by Neha Mudali
The most significant investment that you can make in your people is your time. This is to commemorate the life of the late activist and revolutionary freedom fighter Chandra Shekhar Azad and to stimulate a sense of unity and patriotism among the young generation of the country.
Chandrashekhar Tiwari, popularly known as Chandra Shekhar Azad (23rd July 1906 – 27th February 1931) represents the epitome of the Indian Revolutionaries while still in their twenties. He joins the firmament of stars in the sky such as Lala Lajpat Rai, Bal Gangadhar Tilak and Bipin Chandra Pal. They represent the scion of the nation which was inspired by the French Revolution, Bolshevik Revolution, and the Chinese People’s struggles against their mass colonization and repression. They were influenced by the First Indian War of Independence where a disparate group of patriots almost bought the British Empire down!This group of three represented the assertive and action-oriented part of the Swadeshi movement involving the boycott of imported items and action against the partition of Bengal (1905). Chandrashekhar Azad believed in a revolutionary and militant struggle against colonialism, and along with other young freedom fighters Bhagat Singh (1907-31) and Shivaram Rajguru, who though young, were inspired by revolutions throughout the world who wanted an end to colonialism and looting of our country’s wealth.
At present we are living through difficult times. Poverty, lack of jobs, health care, education and wealth disparity between a few and the millions needs tremendous willpower to overcome. India @75 falls far short of expectations as ground surveys show and China @75 shows favourably although both have achieved independence from foreign colonial rule in the late 40’s. Agitating against unjust laws and lack of equity is only one part of the struggle being waged by the youth. Unemployment is the war cry! The youth, i.e., between the ages of 18-35 comprise about 60% of India’s population and they will form the vanguard of all future radical changes in the country. The Gross Enrolment Ratio (GER) is still 24%, i.e., we have educated only 1/4th of the youth of the country in that particular age group.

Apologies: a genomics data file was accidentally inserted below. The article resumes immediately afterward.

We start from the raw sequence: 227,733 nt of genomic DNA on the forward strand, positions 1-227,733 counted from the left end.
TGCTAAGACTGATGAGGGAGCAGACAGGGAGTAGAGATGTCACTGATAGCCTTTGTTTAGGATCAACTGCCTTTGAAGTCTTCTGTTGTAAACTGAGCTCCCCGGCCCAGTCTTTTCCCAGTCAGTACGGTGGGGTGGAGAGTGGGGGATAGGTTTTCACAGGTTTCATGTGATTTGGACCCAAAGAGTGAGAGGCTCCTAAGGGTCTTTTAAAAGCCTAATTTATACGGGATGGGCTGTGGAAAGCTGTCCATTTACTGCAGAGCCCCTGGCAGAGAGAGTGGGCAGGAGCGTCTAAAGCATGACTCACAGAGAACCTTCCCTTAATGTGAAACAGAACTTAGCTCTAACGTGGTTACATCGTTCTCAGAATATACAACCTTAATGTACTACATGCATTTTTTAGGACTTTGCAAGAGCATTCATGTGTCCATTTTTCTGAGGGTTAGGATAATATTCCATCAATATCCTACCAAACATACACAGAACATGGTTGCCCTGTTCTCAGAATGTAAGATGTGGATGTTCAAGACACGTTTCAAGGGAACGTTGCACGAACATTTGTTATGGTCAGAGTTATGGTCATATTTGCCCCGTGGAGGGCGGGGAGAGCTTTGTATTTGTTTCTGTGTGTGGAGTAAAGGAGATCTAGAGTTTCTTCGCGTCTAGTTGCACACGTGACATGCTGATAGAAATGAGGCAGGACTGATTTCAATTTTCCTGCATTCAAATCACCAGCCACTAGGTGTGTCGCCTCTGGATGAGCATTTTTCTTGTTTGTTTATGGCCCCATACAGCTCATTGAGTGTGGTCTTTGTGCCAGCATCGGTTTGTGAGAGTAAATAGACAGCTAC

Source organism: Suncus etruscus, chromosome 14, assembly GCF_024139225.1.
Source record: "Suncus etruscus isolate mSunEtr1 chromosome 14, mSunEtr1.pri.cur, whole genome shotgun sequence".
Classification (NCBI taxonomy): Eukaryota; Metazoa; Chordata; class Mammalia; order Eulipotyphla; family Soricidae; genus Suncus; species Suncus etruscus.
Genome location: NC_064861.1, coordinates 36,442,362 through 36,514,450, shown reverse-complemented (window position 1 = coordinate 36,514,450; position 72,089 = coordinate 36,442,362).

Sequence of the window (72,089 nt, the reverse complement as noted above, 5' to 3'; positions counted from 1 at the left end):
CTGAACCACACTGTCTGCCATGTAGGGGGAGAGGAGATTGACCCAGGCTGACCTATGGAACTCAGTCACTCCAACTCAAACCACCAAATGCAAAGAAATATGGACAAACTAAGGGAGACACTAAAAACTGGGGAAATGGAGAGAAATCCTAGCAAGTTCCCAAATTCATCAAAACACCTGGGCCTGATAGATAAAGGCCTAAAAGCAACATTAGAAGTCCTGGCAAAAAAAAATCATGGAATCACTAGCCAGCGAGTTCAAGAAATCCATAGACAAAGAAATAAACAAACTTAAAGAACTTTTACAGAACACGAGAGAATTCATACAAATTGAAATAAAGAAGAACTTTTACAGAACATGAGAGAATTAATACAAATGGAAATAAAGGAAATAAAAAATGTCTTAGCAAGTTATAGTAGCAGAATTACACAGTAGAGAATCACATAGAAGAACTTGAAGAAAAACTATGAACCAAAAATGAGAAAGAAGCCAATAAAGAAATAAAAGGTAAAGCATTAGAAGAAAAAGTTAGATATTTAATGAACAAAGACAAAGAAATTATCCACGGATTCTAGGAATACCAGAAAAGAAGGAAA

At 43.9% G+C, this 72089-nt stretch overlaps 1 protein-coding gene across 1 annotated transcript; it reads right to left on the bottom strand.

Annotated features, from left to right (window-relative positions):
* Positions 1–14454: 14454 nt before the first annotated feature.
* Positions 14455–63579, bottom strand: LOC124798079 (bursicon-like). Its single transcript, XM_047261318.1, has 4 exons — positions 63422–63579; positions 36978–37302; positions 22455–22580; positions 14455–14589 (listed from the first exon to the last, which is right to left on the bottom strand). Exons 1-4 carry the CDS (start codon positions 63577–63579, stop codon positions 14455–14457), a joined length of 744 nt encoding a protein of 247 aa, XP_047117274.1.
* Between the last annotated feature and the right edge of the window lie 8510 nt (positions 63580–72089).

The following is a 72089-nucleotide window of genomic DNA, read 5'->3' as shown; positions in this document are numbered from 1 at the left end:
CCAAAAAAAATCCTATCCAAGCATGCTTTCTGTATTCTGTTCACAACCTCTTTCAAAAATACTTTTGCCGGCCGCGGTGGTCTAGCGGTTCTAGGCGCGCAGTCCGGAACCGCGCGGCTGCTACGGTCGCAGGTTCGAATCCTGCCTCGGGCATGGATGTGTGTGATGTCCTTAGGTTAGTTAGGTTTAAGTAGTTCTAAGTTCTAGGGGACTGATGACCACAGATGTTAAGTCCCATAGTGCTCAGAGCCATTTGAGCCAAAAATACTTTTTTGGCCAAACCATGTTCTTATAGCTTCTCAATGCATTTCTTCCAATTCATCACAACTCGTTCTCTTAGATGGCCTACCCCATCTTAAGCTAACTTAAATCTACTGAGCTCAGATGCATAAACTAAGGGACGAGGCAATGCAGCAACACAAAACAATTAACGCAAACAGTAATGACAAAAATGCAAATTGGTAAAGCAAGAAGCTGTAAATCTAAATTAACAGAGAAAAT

There is an urgent need for education in all areas of the country. Be it at railway stations or at traffic junctions or pavement dwellers or religious places, children are the victims of an uncaring society. We must call upon our youth power to teach for 7 hours per week, i.e., one hour a day for seven days, towards serving the most urgent needs of the country, aka child education and saying no to child labour. Quoting Nelson Mandela, another great revolutionary of the world of our times:Education is the great engine of personal development. It is through education that the daughter of a peasant can become a doctor, that the son of a mine worker can become the head of the mine, that a child of farm workers can become the president of a great nation. A dedicated and patriotic youth power can be channelized into education, skill development, organic farming, dairy farming, fisheries or helping the BPL families through the paperwork to be included for already available financial benefits by registering into the financial network of the country.
We may have achieved independence but real independence still deludes us. What Azad achieved in his sacrifice for the country is yet to be achieved. Just as he and Bhagat Singh had predicted, the white colonial masters were replaced with the brown sahibs. The real revolution in the minds has not percolated into the minds of our countrymen. The people of our country are present in 19th, 20th, 21st, and 22nd centuries. Mercedes jostles with bullock carts in the gullies of Chandni Chowk, Child marriages, female infanticide, religious animosity, casteism, or male domination – still are in vogue. The revered Assamese maestroBhupen Hazarika says in one of his poems (translated): Oh river Ganga! How can you still flow? Seeing the deep poverty of the millions on your shores Oh Ganga – how can you still flow? With the largest youth power in this continent, unleashing the ideological potential of the youth and channeling it in its right direction against any type of injustice – social, economic or lack of equity and opportunity, is the heritage of Chandrashekhar Azad. He was forced to take violence as a weapon to express his deep sadness for his motherland forced to its knees by a colonial power. He understood the adage “Power comes from the barrel of a gun” and adapted to Indian circumstances in the 1st War of Indian Independence. In 2014, Kailash Satyarthi (born on 11 January 1954) obtained the Nobel Peace Prize. He is an Indian social reformer who campaigned against child labor in India and advocated the universal right to education. The intense and geographically spread education movement that Nobel Laureate Satyarthi has spawned is unparalleled, but let a hundred Satyarthi bloom – only then the dreams of Chandrashekhar Azad will be fulfilled!
About the Author:
Neha Mudali is a finance student at IPE Hyderabad. She has a knack for writing and has penned down multiple writeups on her blog.